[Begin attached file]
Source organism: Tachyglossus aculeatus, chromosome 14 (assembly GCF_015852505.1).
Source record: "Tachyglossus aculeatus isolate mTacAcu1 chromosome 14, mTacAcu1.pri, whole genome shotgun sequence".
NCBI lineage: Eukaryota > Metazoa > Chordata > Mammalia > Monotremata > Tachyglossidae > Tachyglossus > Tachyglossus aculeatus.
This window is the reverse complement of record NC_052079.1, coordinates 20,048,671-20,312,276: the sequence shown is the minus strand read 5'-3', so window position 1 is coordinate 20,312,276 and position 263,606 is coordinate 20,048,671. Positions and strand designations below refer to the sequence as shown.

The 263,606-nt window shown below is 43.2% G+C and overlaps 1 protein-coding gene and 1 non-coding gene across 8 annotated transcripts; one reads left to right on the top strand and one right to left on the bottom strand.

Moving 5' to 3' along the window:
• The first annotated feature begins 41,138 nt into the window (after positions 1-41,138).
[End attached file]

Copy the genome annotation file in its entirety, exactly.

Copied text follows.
Source organism: Tachyglossus aculeatus, chromosome 14 (assembly GCF_015852505.1).
Source record: "Tachyglossus aculeatus isolate mTacAcu1 chromosome 14, mTacAcu1.pri, whole genome shotgun sequence".
NCBI lineage: Eukaryota > Metazoa > Chordata > Mammalia > Monotremata > Tachyglossidae > Tachyglossus > Tachyglossus aculeatus.
This window is the reverse complement of record NC_052079.1, coordinates 20,048,671-20,312,276: the sequence shown is the minus strand read 5'-3', so window position 1 is coordinate 20,312,276 and position 263,606 is coordinate 20,048,671. Positions and strand designations below refer to the sequence as shown.

The 263,606-nt window shown below is 43.2% G+C and overlaps 1 protein-coding gene and 1 non-coding gene across 8 annotated transcripts; one reads left to right on the top strand and one right to left on the bottom strand.

Moving 5' to 3' along the window:
• The first annotated feature begins 41,138 nt into the window (after positions 1-41,138).